The pros are that every machine in our household now has access to our combined music collection. Further, each computer doesn’t have to duplicate this file space in its own storage because as long as you have an internet connection, you can stream anything in your library. If you expect that you won’t have internet, or you want to go on the road and not be hit with data limitations, you can download anything from the library to any of your devices and have it there when you need it later.

One thing I still have not figured out is an easy way to combine your music libraries in a way that eliminates duplicate files and makes it easier to get all of your music ‘Matched.’ There are third party organizers that will do this for you – some of them quite well (Wondershare TunesGo is one example), but having paid once to get your music organized, it’s not an attractive option to pay twice.Recall that my primary reason for subscribing to iTunes Match is to organize and combine our family’s music in one place that we can all access.

It’s entirely possible that Apple has solved this last problem already and I just don’t know it – however, that’s another problem in itself.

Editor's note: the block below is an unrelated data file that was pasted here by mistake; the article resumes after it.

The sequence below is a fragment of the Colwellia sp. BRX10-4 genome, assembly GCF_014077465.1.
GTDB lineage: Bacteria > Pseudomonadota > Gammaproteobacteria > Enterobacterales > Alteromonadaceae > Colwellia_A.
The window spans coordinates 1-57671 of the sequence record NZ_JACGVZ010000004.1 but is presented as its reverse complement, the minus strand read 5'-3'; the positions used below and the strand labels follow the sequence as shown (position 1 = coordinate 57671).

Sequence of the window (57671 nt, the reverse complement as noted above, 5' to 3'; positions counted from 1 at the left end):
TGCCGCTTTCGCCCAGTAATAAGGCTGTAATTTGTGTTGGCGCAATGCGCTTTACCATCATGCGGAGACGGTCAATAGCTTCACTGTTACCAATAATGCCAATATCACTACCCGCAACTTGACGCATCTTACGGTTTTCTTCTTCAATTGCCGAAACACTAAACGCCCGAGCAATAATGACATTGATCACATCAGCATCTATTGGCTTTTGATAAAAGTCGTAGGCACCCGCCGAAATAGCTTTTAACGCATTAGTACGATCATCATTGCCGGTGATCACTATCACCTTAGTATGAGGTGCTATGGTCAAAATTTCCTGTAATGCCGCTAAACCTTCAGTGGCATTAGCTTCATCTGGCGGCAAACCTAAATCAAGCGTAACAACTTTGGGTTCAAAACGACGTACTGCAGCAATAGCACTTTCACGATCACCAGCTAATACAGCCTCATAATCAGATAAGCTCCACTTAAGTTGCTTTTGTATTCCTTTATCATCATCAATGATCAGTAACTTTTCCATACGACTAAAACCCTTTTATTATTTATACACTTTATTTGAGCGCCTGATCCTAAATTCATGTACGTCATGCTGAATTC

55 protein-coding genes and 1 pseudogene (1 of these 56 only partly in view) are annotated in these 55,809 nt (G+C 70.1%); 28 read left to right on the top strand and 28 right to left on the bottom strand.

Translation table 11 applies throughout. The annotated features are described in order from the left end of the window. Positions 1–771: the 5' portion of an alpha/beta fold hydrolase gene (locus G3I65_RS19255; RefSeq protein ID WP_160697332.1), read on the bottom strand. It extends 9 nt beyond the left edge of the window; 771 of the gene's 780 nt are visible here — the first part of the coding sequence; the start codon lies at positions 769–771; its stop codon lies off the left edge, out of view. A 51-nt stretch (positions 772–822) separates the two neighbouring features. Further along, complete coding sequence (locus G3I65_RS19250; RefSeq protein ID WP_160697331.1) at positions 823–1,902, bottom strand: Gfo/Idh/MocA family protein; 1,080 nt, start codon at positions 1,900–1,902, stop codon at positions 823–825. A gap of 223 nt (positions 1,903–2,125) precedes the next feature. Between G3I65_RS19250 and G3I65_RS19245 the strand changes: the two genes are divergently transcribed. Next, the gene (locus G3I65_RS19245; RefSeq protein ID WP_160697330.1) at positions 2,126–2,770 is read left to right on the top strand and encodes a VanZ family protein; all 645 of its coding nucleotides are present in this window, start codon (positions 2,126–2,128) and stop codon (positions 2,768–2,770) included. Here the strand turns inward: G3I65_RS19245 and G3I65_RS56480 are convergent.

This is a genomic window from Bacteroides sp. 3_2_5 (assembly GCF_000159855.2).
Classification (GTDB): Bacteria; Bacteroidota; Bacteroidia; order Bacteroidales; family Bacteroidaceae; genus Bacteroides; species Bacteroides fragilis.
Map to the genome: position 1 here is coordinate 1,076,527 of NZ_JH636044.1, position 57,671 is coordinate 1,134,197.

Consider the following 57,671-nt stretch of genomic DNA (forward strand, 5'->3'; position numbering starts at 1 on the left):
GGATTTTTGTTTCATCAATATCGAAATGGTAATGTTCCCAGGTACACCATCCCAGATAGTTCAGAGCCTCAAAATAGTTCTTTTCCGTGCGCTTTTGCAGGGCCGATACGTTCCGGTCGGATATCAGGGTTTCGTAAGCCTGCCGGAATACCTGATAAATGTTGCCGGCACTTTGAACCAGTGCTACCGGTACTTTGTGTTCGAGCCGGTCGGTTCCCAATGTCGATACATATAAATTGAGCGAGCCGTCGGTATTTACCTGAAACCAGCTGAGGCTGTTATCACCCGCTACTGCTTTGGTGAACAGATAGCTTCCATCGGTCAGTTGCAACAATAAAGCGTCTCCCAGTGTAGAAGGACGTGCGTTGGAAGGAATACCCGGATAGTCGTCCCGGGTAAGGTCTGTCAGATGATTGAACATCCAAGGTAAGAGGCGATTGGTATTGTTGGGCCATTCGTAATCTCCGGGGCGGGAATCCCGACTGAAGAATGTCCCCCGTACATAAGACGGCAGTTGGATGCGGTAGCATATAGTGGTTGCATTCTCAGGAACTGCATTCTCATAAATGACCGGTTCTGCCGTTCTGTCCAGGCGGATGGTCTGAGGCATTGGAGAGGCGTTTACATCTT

If Apple could help with the organization (perhaps have a ‘load library’ function where you can simply point to the various libraries you wish to add?) and make the iTunes Match a bit more distinct a function from Apple Music, I would become a hardcore fan. Presently, I would say, proceed with caution and know what you’re getting into. On a scale of 1-10, I call iTunes Match a 7.5, with a possibility of jumping up to 10 with a few tweaks.

 
Leave a comment

Posted by on September 28, 2015 in Uncategorized

 

Tags: , , , , , , ,

Another Semester Ends .. A quick note

Suddenly, the end of every semester rushes in surprising me with how little time is left to finish the material I wanted to cover. As with any semester, I could have used more time. Despite reaching the end of my syllabi, I could easily have used another week or more to fully cover that material for each class.

But done is done. All in all, I’d call it a good semester.

But what’s next?

My next semester brings a return of Microbiology, where I will again try to sit material from the front end of the course in order to have more time to cover immunology at the end.